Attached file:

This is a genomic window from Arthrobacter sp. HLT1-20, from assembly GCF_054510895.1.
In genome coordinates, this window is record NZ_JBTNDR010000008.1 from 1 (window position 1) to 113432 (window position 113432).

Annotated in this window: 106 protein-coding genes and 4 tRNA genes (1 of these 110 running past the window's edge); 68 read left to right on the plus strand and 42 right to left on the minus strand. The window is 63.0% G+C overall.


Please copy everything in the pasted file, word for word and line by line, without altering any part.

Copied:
This is a genomic window from Arthrobacter sp. HLT1-20, from assembly GCF_054510895.1.
In genome coordinates, this window is record NZ_JBTNDR010000008.1 from 1 (window position 1) to 113432 (window position 113432).

Annotated in this window: 106 protein-coding genes and 4 tRNA genes (1 of these 110 running past the window's edge); 68 read left to right on the plus strand and 42 right to left on the minus strand. The window is 63.0% G+C overall.